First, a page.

• Use `renderImage()` reactive function to execute the shell command and load in the image

It sounds like a lot, but it doesn’t require much more code than the previous R example. Just remember to specify a full path to the Python executable when constructing a shell command.

Here’s the entire code snippet:

``````library(shiny)

ui <- fluidPage(
tags\$style(HTML("
#scatterPlot > img {
max-width: 800px;
}
"))
),
tags\$h3("Scatter plot generator"),
selectInput(inputId = "x", label = "X Axis", choices = names(mtcars), selected = "mpg"),
selectInput(inputId = "y", label = "Y Axis", choices = names(mtcars), selected = "hp"),
imageOutput(outputId = "scatterPlot")
)

server <- function(input, output, session) {
# Construct a shell command to run Python script from the user input
shell_command <- reactive({
paste0("/Users/dradecic/miniforge3/bin/python generate_scatter_plot.py --x ", input\$x, " --y ", input\$y)
})

# Render the matplotlib plot as an image
output\$scatterPlot <- renderImage({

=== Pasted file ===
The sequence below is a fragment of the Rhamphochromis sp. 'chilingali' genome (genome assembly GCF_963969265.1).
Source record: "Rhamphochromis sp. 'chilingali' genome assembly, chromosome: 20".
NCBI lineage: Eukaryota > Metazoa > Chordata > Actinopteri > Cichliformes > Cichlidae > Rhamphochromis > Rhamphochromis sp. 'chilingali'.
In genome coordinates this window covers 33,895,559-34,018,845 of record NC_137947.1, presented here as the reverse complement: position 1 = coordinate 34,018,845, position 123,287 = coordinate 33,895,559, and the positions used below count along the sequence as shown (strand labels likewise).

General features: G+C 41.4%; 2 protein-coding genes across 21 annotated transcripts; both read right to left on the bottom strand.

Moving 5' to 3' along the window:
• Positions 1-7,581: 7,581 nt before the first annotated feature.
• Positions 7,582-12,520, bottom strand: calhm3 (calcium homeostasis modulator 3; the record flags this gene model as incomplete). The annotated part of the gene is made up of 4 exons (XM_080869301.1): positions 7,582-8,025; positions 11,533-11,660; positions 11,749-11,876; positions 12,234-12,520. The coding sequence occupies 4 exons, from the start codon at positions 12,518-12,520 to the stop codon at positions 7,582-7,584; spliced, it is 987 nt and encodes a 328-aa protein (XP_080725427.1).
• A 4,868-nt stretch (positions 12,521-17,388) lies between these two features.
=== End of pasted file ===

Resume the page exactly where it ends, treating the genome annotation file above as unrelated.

# Run the shell command to generate image - saved as "scatterplot.jpg"
system(shell_command())
# Show the image
list(src = "scatterplot.jpg")
})
}
`````` Image 8 – Shiny dashboard rendering a matplotlib chart

The dashboard takes some extra time to rerender the chart, which is expected. After all, R needs to call a Python script which then constructs and saves the chart to the disk. It’s an extra step, so the refresh isn’t as instant as with ggplot2.

## Summary of Matplotlib vs. ggplot

To conclude, you can definitely use Python’s Matplotlib library in R Shiny dashboards. There are a couple of extra steps involved, but nothing you can’t manage. If you’re a heavy Python user and want to try R Shiny, this could be the fastest way to get started.

What do you think of Matplotlib in R Shiny? What do you generally prefer – Matplotlib or ggplot2? Please let us know in the comment section below. Also, don’t hesitate to reach out on Twitter if you use another approach to render Matplotlib charts in Shiny – @appsilon. We’d love to hear your comments.